ATLANTA — For a program and a team that likes to trade on its real and perceived slights and disrespect cards for motivation, the LSU Tigers find themselves in a most unusual position going into Saturday’s CFP semifinal in the Peach Bowl given the opponent and circumstances.
It’s the position of being the overwhelming favorite.
The questionable tensile strength tailback Clyde Edwards-Helaire’s hamstring hasn’t stopped No. 1-seeded LSU from being a consensus two-touchdown favorite over No. 4 Oklahoma, a staggering number considering these are two of the top four teams still going along with No. 2 Ohio State and No. 3 Clemson in the Fiesta Bowl. Couple that with the tug of history that tells us the past three times the national championship has been decided in New Orleans, the Tigers have been there playing for it. Another title-tinged trip down I-10 almost seems like manifest destiny for LSU at this point.
But thoughts of Peachy victory celebrations and dreams of extravagant pregame dinner parties in the French Quarter before the CFP National Championship Game are given a cold shudder by one name on the Oklahoma roster:
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The Sooners quarterback has taken any and all questions about his days at Alabama before transferring to OU this season and swatted them back across the net like a sizzling Rafael Nadal forehand. It’s not that he is down on the Crimson Tide. Far from it. He took pains Tuesday to thank the Bama and OU fan bases for their support during his two-chaptered college career.
But specific plays or moments? Hurts wanted no part of those. A question about his 21-yard touchdown run early in the fourth quarter of the 2016 game at LSU that led Alabama to a 10-0 victory drew only a blank stare from the Sooners senior.
“What do you want me to tell you?” he deadpanned back.
What do you remember about it, was the follow-up question, like LSU that night hopeful but already circling the drain of defeat.
“Winning the game,” Hurts replied again, with a face that didn’t unmask whether he was holding three kings or nothing better than a 10 high.
Well, LSU fans remember. They remember that 2016 game that resembled the back-and-forth defensive sumo match that was the Tigers’ 2011 9-6 win in Tuscaloosa — at least until Hurts cracked Dave Aranda’s defensive code. They remember the 2017 game at Bryant-Denny, a 24-10 Bama victory in which Hurts was the Crimson Tide’s top passer and rusher, scoring a touchdown both ways.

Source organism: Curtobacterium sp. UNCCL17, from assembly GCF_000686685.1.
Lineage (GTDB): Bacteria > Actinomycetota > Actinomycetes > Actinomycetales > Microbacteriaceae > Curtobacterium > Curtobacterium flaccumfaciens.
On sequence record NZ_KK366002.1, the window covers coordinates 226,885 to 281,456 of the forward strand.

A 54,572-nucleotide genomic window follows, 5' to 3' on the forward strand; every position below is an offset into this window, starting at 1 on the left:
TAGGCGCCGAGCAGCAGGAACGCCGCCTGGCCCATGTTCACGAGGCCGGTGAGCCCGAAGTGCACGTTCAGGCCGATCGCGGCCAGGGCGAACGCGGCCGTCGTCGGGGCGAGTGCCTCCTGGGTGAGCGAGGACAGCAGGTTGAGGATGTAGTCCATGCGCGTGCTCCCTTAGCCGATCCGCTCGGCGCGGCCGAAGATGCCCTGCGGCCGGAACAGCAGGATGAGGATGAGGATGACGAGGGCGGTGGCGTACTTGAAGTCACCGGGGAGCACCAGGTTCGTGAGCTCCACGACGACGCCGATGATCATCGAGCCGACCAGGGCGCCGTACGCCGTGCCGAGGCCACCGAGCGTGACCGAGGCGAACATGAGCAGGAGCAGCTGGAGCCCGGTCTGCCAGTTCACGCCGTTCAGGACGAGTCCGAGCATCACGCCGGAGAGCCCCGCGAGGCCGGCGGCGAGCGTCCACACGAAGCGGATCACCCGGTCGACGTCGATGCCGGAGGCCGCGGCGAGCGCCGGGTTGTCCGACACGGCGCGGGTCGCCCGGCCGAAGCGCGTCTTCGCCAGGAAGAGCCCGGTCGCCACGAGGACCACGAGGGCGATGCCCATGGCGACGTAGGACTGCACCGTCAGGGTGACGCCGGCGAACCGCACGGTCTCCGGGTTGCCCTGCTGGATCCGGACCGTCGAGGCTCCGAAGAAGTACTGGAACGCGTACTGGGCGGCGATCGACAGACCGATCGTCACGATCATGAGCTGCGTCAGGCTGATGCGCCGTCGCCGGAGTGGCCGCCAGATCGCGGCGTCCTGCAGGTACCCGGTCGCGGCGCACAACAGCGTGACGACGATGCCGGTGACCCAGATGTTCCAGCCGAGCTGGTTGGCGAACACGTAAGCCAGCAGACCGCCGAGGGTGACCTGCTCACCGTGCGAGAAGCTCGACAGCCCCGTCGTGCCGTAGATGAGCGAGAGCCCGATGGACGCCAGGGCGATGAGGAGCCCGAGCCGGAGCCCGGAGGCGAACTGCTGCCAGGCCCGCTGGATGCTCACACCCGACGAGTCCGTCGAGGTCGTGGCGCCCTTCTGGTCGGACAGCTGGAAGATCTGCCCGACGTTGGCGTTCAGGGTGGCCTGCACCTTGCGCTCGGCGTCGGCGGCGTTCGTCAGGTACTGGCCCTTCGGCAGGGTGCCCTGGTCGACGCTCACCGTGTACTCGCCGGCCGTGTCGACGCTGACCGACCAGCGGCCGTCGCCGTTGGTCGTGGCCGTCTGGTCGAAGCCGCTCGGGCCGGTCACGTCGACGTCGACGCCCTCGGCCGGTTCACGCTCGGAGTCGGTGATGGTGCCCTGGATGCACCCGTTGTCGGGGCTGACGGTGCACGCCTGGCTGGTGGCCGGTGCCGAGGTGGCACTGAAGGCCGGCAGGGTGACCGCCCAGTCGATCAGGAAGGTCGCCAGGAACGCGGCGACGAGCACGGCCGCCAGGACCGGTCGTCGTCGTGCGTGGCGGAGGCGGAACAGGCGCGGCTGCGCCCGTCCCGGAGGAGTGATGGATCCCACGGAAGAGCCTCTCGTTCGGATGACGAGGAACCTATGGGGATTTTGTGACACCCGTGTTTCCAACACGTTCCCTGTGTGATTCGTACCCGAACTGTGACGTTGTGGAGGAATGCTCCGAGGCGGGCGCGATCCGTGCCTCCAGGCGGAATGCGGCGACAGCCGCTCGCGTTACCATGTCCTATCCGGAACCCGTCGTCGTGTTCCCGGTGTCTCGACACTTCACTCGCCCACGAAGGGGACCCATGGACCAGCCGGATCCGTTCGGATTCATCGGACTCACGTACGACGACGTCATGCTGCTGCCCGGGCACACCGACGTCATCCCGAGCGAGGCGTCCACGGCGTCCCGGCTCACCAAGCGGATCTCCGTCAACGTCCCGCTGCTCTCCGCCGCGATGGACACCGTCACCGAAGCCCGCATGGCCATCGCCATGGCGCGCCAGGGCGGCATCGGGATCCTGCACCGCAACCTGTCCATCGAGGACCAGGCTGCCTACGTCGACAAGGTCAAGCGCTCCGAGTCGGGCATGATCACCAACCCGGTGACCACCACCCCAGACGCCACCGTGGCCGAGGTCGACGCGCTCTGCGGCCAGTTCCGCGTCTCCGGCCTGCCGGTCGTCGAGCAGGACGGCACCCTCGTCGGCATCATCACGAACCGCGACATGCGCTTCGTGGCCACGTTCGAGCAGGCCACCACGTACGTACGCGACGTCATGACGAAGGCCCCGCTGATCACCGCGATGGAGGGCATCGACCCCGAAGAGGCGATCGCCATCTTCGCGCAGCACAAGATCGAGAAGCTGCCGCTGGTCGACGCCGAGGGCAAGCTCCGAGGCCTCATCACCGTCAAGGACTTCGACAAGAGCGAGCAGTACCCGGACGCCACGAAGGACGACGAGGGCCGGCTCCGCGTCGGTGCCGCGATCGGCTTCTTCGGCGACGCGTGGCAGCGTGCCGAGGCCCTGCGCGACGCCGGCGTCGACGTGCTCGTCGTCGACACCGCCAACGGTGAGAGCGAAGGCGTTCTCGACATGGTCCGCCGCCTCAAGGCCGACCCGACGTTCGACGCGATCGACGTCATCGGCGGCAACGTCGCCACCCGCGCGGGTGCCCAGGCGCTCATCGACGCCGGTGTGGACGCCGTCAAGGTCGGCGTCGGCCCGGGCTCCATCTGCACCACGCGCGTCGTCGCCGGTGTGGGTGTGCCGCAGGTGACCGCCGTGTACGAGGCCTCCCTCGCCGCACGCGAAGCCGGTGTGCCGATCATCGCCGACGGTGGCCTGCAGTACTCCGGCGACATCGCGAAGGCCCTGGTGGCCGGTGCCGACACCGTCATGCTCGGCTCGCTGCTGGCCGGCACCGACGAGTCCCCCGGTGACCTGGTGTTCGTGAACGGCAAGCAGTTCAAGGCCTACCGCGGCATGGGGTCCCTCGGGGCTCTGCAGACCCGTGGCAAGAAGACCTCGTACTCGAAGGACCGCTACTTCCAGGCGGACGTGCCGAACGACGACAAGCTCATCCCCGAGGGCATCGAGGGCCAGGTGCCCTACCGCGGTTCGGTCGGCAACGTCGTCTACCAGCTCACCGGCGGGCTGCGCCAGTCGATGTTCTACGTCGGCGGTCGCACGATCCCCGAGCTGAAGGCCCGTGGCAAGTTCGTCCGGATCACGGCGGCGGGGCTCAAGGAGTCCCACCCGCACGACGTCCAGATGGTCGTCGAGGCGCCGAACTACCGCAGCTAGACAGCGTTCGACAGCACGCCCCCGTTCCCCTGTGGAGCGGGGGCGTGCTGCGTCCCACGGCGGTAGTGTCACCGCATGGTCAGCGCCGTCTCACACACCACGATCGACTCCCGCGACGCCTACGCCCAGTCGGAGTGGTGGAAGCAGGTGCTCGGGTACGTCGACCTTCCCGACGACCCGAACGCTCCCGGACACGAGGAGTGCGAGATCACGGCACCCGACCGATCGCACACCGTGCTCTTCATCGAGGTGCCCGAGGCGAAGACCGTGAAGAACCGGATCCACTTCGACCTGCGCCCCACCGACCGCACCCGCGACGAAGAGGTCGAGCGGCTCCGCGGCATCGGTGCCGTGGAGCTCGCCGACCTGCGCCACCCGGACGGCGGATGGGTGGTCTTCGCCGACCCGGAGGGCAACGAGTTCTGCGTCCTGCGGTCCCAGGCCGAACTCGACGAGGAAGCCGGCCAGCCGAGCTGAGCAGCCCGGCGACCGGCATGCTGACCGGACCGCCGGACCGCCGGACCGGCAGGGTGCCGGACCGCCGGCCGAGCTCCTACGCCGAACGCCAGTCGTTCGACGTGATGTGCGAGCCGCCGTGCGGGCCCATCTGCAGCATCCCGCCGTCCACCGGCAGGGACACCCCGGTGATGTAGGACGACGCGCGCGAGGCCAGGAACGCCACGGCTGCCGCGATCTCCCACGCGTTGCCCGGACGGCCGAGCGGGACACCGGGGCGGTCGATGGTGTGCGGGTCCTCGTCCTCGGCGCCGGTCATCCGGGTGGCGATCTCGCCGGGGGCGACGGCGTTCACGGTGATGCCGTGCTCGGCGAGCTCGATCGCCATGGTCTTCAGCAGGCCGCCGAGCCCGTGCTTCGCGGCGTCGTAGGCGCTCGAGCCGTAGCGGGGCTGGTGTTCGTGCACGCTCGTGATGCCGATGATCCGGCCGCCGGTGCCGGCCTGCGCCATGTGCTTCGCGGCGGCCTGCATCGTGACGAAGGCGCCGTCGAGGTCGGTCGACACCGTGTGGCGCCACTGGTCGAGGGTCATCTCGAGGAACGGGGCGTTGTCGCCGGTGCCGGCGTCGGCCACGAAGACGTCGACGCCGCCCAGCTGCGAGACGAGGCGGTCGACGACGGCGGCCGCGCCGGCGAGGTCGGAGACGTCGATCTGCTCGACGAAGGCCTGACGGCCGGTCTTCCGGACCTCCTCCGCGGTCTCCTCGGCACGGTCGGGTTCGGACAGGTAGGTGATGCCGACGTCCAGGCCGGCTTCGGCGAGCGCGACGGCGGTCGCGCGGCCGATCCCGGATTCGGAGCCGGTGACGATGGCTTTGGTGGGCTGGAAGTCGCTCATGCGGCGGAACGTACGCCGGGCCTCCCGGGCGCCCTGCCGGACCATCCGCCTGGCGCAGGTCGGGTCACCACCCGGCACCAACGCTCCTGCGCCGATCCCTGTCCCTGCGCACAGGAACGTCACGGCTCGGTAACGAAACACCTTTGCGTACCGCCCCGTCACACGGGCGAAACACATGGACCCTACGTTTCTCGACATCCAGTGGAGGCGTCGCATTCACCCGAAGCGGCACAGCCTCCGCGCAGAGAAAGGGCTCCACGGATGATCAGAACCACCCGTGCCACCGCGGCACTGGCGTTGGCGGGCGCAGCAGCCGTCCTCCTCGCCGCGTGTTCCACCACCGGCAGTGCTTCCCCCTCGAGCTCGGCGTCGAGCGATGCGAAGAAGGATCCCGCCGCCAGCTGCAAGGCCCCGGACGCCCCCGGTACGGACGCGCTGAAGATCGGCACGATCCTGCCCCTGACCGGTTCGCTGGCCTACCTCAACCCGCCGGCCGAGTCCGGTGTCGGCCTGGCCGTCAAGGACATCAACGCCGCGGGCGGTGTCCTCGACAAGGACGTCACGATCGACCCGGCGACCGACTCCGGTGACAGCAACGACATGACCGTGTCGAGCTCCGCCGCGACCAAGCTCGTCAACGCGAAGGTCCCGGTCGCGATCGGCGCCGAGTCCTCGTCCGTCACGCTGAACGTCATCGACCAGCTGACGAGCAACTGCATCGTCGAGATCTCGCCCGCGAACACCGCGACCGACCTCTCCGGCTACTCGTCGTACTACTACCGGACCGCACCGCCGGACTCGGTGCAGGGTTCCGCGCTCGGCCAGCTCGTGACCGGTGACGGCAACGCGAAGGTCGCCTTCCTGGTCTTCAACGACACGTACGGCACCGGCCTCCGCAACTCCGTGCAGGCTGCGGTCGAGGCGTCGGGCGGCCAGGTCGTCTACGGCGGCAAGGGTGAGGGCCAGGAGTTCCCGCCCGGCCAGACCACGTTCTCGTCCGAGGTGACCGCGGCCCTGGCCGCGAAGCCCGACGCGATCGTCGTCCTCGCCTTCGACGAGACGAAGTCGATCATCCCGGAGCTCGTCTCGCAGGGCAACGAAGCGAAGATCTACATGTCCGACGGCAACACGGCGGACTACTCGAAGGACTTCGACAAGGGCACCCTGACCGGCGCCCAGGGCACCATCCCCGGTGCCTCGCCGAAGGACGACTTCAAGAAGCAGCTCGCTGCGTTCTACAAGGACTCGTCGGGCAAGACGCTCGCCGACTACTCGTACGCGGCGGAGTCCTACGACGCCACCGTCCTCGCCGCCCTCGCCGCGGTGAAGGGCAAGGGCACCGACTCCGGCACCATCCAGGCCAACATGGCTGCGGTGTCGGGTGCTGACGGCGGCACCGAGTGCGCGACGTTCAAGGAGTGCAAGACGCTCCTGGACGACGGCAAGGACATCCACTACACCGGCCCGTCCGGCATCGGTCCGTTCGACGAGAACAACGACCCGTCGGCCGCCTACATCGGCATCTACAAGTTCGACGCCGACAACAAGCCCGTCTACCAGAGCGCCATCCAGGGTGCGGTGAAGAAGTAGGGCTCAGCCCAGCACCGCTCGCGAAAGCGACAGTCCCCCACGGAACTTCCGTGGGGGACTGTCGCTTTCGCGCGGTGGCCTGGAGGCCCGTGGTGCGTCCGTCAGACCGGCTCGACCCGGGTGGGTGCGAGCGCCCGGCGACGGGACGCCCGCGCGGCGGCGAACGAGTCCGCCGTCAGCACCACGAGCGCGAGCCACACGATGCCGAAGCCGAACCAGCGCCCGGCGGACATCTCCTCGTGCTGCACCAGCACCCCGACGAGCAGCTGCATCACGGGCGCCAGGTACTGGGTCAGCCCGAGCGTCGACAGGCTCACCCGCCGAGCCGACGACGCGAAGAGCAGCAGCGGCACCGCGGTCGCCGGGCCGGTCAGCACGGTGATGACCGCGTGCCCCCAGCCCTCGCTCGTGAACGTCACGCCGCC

Hurts had been superseded by Tua Tagovailoa by the time Bama rolled back around to stomp LSU 29-0 in 2018, but his reputation — that of Tiger killer — was still indelibly stamped.
It is that reputation that he takes into this game with LSU this time. If you have tickets to the Peach Bowl, watch you don’t let your sweaty palms rub the bar code off them.
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While LSU quarterback Joe Burrow was completely deserving of this year’s Heisman Trophy for the record-breaking season he’s had — it’s a safe bet he soars past 5,000 yards and 50 touchdowns passing before this game is over — Hurts is already there in terms of total offense. He’s thrown for 3,634 yards and 32 touchdowns and rushed for 1,255 yards and 18 more scores. Numbers that in a lot of otherwise Burrow-less years would have made him yet another in a long line of Heisman-winning Sooners quarterbacks. The only disturbing numbers from an Oklahoma perspective are those indicating Hurts’ propensity for turning the ball over: seven interceptions and six lost fumbles.
Edwards-Helaire or no, LSU is the superior team. Especially when you factor in critical defensive losses for Oklahoma like safety Delarrin Turner-Yell — its second-leading tackler is believed to have suffered a broken collarbone in pre-Peach practices back in Norman — and suspended defensive end Ronnie Perkins, its top pass rusher with six sacks.
But an elite quarterback can carry a team far. Elite quarterbacks like Burrow and Hurts, along with Ohio State’s Justin Fields and Clemson’s Trevor Lawrence. They can even cover up any lopsided disparities. And when you pair a quarterback like Hurts with a receiver like CeeDee Lamb, who shared first-team AP All-American honors with LSU’s Biletnikoff Award winner Ja’Marr Chase? Well, you can understand if LSU coach Ed Orgeron has had some sleepless nights since the bowl parings were announced on Dec. 8.
"Here's what happens," Orgeron said. "You have CeeDee Lamb out there. You leave him one-on-one, you've got to win it. Then you double-cover him or you put a safety out there, then you don't have enough people to stop Jalen in the box. That's the game. That is the game the whole way."
Aranda, LSU’s defensive coordinator, sees plenty of danger in Oklahoma’s complex offense with a veteran like Hurts running it.
“We’ve got quarterback runs and speed shot throws and we’ve got looky passes off of run actions,” Aranda said. “It’s a triple option offense kind of wrapped up in a spread packaging. So it’s a whole bunch for us to digest.
“We’re trying to take it bite by bite.”
Keeping Oklahoma from winning Saturday means keeping Hurts from taking a bite out of the LSU offense like in years past. He will no doubt get his points and yards, but he can’t go supernova on the Tigers.
In short, the Tigers have to set a successful trap for the hunter and not the other way around.
TJ Finley signed his scholarship paperwork and received the phone call that showed LSU's newest quarterback his day was just beginning.